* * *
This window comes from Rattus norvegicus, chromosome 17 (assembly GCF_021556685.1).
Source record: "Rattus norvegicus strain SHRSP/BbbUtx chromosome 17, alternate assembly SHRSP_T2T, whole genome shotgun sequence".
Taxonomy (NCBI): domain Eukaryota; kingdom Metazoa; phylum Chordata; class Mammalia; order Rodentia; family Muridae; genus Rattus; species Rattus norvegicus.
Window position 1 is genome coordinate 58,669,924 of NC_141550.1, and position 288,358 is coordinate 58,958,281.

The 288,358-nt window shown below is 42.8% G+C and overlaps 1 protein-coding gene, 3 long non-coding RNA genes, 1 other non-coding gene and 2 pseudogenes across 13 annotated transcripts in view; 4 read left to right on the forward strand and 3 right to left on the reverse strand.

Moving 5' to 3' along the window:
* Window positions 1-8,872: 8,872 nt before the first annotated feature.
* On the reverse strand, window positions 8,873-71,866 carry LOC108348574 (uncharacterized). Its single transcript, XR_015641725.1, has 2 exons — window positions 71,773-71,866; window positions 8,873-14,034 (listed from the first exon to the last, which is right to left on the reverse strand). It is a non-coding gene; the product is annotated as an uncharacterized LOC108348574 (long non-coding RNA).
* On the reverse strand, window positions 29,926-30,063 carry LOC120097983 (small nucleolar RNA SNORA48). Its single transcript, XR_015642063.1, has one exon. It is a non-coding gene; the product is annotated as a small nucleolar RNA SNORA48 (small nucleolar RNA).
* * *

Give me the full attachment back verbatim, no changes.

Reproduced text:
This window comes from Rattus norvegicus, chromosome 17 (assembly GCF_021556685.1).
Source record: "Rattus norvegicus strain SHRSP/BbbUtx chromosome 17, alternate assembly SHRSP_T2T, whole genome shotgun sequence".
Taxonomy (NCBI): domain Eukaryota; kingdom Metazoa; phylum Chordata; class Mammalia; order Rodentia; family Muridae; genus Rattus; species Rattus norvegicus.
Window position 1 is genome coordinate 58,669,924 of NC_141550.1, and position 288,358 is coordinate 58,958,281.

The 288,358-nt window shown below is 42.8% G+C and overlaps 1 protein-coding gene, 3 long non-coding RNA genes, 1 other non-coding gene and 2 pseudogenes across 13 annotated transcripts in view; 4 read left to right on the forward strand and 3 right to left on the reverse strand.

Moving 5' to 3' along the window:
* Window positions 1-8,872: 8,872 nt before the first annotated feature.
* On the reverse strand, window positions 8,873-71,866 carry LOC108348574 (uncharacterized). Its single transcript, XR_015641725.1, has 2 exons — window positions 71,773-71,866; window positions 8,873-14,034 (listed from the first exon to the last, which is right to left on the reverse strand). It is a non-coding gene; the product is annotated as an uncharacterized LOC108348574 (long non-coding RNA).
* On the reverse strand, window positions 29,926-30,063 carry LOC120097983 (small nucleolar RNA SNORA48). Its single transcript, XR_015642063.1, has one exon. It is a non-coding gene; the product is annotated as a small nucleolar RNA SNORA48 (small nucleolar RNA).